From Middle English middes, midst, myddest (“middle”), from Old English midde, reshaped in Middle English phrases like in middes (“in the middle”) by analogy with adverbs in -(e)s; also compare Old English on middan, tōmiddes. Forms in -(e)st are probably due to influence of superlatives.
midst (plural midsts)
- (often literary) A place in the middle of something; may be used of a literal or metaphorical location.
- 1905, Baroness Emmuska Orczy, chapter 2, in The Affair at the Novelty Theatre:
- Miss Phyllis Morgan, as the hapless heroine dressed in the shabbiest of clothes, appears in the midst of a gay and giddy throng; she apostrophises all and sundry there, including the villain, and has a magnificent scene which always brings down the house, and nightly adds to her histrionic laurels.
- 1995, Pitts, Mary Ellen, Toward a Dialogue of Understandings: Loren Eiseley and the Critique of Science, page 225:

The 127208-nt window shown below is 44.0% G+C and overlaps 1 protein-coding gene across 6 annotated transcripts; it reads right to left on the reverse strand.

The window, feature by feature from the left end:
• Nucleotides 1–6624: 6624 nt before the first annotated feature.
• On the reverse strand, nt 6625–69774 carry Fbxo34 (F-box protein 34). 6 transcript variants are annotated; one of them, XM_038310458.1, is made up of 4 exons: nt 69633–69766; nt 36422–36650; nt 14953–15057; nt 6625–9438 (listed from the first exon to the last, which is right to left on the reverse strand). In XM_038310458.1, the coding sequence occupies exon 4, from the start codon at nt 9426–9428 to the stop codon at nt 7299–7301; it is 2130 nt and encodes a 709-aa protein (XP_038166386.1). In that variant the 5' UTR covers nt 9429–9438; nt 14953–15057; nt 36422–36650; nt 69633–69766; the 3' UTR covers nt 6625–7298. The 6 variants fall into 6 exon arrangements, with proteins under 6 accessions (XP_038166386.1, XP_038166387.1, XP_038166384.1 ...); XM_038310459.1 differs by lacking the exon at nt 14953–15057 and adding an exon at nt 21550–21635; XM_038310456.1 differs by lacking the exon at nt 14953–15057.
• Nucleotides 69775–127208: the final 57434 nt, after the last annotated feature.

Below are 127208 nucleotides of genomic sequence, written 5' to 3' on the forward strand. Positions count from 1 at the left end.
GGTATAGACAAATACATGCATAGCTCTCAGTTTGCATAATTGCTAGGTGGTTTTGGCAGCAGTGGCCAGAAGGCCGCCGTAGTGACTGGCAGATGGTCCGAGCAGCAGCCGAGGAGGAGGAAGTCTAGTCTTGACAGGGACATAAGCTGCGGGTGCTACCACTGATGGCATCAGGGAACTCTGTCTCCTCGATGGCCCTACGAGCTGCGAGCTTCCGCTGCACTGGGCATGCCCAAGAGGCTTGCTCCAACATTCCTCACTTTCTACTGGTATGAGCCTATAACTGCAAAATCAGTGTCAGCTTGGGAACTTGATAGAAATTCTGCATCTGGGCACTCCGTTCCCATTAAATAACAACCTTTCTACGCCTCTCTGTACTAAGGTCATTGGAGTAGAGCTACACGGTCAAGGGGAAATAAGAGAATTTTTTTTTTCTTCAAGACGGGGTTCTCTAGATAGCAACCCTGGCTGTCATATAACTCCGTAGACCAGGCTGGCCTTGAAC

- At dawn, in the midst of a mist that is both literal and the unformed shifting of thought, he encounters a young fox pup playfully shaking a bone.
- 2002, Schlueter, Nathan W., quoting Martin Luther King, Jr., I Have a Dream, 1963, speech, quoted in One Dream Or Two?: Justice in America and in the Thought of Martin Luther King, Jr., page 89:
- As he said in "I Have a Dream," the Negro "lives on a lonely island of poverty in the midst of a vast ocean of material prosperity."
- For quotations using this term, see Citations:midst.